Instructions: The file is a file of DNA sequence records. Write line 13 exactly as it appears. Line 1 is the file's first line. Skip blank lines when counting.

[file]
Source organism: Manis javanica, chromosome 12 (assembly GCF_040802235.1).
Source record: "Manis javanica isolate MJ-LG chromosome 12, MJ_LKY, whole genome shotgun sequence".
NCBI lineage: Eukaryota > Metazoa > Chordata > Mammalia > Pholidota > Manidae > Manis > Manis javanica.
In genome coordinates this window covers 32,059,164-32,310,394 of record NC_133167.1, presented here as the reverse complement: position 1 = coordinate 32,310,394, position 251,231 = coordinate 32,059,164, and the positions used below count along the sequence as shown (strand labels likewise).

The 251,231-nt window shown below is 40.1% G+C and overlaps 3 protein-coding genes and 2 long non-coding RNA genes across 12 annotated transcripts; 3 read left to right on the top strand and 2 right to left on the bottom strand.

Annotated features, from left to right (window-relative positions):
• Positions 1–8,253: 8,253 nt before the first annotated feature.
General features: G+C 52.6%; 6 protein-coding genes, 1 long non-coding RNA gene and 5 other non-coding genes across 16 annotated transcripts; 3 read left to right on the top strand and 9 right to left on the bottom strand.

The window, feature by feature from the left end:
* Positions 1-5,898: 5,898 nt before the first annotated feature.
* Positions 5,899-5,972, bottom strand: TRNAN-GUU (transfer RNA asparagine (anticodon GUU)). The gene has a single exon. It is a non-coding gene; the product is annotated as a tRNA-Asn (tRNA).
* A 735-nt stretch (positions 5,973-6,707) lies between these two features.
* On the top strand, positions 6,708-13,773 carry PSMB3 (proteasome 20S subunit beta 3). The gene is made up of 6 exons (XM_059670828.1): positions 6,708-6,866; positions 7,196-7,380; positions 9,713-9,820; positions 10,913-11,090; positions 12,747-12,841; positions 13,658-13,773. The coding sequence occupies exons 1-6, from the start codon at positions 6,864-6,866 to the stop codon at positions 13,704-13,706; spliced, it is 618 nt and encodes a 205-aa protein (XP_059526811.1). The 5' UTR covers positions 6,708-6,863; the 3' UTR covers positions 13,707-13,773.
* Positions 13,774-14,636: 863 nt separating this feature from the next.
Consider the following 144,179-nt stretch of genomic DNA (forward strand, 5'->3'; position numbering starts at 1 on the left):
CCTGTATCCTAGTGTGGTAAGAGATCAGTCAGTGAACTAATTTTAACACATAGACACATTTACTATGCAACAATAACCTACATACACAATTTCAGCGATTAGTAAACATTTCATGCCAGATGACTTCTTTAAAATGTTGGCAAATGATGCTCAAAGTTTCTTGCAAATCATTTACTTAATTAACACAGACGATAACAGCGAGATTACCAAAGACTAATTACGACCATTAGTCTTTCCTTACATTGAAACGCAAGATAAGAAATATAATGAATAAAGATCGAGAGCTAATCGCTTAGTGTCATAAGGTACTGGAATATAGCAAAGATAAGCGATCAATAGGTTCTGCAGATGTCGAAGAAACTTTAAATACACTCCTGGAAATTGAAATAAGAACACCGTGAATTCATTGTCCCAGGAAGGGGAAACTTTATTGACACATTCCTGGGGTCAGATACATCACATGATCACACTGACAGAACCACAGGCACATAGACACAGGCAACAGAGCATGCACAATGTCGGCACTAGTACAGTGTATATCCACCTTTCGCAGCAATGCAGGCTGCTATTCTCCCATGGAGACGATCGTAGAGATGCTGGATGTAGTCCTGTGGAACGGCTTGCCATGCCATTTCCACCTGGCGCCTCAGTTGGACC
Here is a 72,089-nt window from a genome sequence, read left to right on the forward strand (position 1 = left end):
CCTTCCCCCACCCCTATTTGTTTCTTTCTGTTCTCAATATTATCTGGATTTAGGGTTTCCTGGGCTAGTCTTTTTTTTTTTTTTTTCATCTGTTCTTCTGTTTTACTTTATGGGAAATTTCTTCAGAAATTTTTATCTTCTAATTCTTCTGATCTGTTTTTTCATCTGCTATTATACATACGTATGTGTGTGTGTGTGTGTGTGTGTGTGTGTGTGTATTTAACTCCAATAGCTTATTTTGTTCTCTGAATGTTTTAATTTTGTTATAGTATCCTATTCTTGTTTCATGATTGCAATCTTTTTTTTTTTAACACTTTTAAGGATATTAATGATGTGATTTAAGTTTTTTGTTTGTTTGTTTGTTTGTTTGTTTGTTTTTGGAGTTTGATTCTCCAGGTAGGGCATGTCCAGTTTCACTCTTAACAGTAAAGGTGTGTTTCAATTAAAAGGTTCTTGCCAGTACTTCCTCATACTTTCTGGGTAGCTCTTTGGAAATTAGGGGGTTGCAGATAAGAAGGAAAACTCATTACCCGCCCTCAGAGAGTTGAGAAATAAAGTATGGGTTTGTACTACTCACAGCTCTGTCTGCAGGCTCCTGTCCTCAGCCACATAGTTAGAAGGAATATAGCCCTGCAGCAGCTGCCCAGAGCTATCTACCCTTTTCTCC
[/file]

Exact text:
* On the top strand, positions 6,708-13,773 carry PSMB3 (proteasome 20S subunit beta 3). The gene is made up of 6 exons (XM_059670828.1): positions 6,708-6,866; positions 7,196-7,380; positions 9,713-9,820; positions 10,913-11,090; positions 12,747-12,841; positions 13,658-13,773. The coding sequence occupies exons 1-6, from the start codon at positions 6,864-6,866 to the stop codon at positions 13,704-13,706; spliced, it is 618 nt and encodes a 205-aa protein (XP_059526811.1). The 5' UTR covers positions 6,708-6,863; the 3' UTR covers positions 13,707-13,773.